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Using Google Analytics
Google Analytics is a free analytics tool that gives you detailed data on your website visitors and their actions on your site. In order to access Google Analytics you need to have or create a Google account. You also need to add some of Google’s ‘tracking code’ to each of your website pages that you wish to monitor. After adding the tracking code it may take a few hours before Google Analytics starts collecting your data.
Google Analytics provides many different reports that help you know which areas of your website need improvement.
The 4 Main Dashboard Tabs
There are four main tabs in the Google Analytics account: Home, Reporting, Customisation and Admin.
The Home tab provides a quick overview of your account, including information about sessions, average session duration, bounce rate, etc. Sessions refers to the number of interactions on your website that occur during a particular timeframe. The Average Session Duration is the average duration of the sessions. The Bounce Rate means the percentage of users who have “bounced off” (left) your website at some point.
Next, the Reporting tab provides important reports that can show how your website is performing, so that you can know where and how to make improvements.
The Customisation tab lets you create and track custom reports according to your particular needs.
In the Admin tab you can manage account and property settings. You can set goals, create user segments, set up alerts, set up scheduled emails and more. If you have AdWords and AdSense accounts you can link them in order to measure the performance of your campaigns.
What you can Measure
Here are 10 examples of things you can measure:
1. The number of daily visitors
This is found in the audience overview report. It gives you an overview of the number of people who have visited your website. To find the report, you can navigate to Audience » Overview.
2. Average conversion rate
You can set up goals in order for Google Analytics to track important activity on your website. This will enable Google Analytics to track your ‘conversions’ such as a user completing a purchase on your website. You can create up to 20 goals whenever a specific activity is triggered, such as an email sign up or document download.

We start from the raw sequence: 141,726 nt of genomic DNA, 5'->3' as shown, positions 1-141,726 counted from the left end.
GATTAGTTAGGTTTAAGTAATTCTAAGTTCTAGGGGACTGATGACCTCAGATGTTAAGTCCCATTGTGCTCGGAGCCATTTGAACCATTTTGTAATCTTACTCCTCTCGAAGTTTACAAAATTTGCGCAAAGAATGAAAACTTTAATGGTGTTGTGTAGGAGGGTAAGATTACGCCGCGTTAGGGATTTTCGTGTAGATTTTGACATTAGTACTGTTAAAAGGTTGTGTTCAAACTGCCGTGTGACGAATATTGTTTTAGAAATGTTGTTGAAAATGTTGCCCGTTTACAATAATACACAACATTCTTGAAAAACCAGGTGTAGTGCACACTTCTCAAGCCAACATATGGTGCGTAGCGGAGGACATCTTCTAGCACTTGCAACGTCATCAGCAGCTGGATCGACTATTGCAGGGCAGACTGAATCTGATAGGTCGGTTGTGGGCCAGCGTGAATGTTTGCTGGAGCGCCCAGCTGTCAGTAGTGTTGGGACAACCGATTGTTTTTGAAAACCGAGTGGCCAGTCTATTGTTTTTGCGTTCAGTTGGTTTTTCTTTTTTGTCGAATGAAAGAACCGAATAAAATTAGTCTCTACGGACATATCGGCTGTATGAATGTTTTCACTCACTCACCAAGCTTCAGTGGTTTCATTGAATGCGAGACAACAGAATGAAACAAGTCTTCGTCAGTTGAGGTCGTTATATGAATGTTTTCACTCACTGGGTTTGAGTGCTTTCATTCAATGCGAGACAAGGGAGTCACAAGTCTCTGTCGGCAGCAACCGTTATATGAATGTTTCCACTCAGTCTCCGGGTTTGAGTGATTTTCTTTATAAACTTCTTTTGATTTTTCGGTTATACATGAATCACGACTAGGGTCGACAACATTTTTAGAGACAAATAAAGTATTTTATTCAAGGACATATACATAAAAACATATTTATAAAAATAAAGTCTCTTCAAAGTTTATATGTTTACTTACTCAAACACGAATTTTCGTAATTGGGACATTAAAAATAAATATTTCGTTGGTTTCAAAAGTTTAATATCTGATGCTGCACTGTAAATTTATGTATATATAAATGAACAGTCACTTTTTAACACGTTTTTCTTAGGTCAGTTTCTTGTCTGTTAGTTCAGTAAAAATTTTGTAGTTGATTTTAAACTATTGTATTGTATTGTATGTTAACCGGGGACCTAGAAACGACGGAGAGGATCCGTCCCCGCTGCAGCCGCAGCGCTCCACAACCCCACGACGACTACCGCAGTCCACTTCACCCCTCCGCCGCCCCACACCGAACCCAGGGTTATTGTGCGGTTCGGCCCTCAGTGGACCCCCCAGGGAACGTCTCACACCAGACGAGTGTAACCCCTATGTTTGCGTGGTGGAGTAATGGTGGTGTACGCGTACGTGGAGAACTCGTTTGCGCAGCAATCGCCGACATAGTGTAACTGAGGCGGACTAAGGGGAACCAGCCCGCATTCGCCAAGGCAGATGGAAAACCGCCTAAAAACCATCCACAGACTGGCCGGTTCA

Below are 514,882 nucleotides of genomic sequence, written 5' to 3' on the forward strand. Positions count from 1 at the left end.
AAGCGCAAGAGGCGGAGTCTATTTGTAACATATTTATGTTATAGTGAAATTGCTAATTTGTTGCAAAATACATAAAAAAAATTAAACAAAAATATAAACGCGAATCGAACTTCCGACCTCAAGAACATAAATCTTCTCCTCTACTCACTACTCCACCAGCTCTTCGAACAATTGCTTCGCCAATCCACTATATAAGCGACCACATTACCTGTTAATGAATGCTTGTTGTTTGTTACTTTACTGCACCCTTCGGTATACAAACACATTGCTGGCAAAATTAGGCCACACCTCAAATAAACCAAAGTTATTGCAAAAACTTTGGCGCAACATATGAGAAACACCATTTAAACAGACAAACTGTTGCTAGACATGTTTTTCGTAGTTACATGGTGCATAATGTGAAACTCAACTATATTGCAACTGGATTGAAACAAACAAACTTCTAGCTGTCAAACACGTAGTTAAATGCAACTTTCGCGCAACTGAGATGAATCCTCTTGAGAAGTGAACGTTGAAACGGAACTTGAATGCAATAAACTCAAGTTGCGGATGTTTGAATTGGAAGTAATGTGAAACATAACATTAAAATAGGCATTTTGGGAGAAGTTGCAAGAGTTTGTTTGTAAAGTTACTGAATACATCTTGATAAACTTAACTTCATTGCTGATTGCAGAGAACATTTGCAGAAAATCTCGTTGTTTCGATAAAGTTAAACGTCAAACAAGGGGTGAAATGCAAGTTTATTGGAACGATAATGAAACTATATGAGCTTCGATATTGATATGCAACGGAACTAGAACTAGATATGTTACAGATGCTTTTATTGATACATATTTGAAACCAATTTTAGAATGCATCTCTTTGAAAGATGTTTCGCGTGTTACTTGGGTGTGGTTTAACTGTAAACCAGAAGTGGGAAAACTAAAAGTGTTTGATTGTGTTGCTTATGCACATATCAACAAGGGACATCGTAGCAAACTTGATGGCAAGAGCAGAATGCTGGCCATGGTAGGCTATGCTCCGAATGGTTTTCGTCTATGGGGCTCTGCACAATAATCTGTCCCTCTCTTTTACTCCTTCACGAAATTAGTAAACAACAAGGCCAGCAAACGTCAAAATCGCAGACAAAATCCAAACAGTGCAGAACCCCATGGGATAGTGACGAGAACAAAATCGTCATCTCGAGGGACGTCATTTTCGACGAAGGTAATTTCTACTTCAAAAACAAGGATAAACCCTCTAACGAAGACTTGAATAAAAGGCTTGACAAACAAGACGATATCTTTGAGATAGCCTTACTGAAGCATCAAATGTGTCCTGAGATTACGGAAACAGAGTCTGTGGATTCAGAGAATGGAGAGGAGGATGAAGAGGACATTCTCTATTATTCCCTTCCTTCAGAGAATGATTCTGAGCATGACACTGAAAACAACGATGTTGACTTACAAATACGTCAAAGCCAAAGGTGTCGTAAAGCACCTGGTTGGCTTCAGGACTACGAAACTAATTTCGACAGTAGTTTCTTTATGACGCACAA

3. Which are your most visited pages
This report is found under Behaviour » Site Content » All Pages. The page ‘/’ refers to your home page. A pageview is an instance of a page being loaded (or reloaded) in a browser. Unique pageviews counts the number of sessions where a unique page is viewed at least once.
4. What is the average time spent on your website
Similarly, this report is found under Behaviour » Site Content » All Pages.
5. How often do visitors return
You can find this report under Audience » Behaviour » New vs Returning.
6. What is the geographic distribution and language setting of visitors
These reports are found under Audience » Geo » Location and Audience » Geo » Language
7. What is the “bounce rate”
To find out if visitors stay on your website, or leave after just visiting one single page you can look at Behaviour » Site Content » All Pages.
8. Which pages do visitors view first or last before they leave
These reports can be found under Behaviour » Site Content » Landing Pages and Behaviour » Site Content » Exit Pages
9. What type of web browsers are your visitors using.
You can find this report under Audience » Technology » Browser & OS.
10. If a visitor came to your website via a search engine, which keywords did they use to search.
This report can be found under Acquisition » Search Console » Queries.
Google Analytics is a very useful free tool that can be used to measure the success of and to improve the performance of a blog or website. It can provide you with the right information for improving your website and maximising its performance.
I hope you enjoyed reading this article and learning more about Google Analytics.
Call Jane Walker on 0777 169 1194 for free advice or to chat about regular help.
You may be interested in reading our Website Health check article.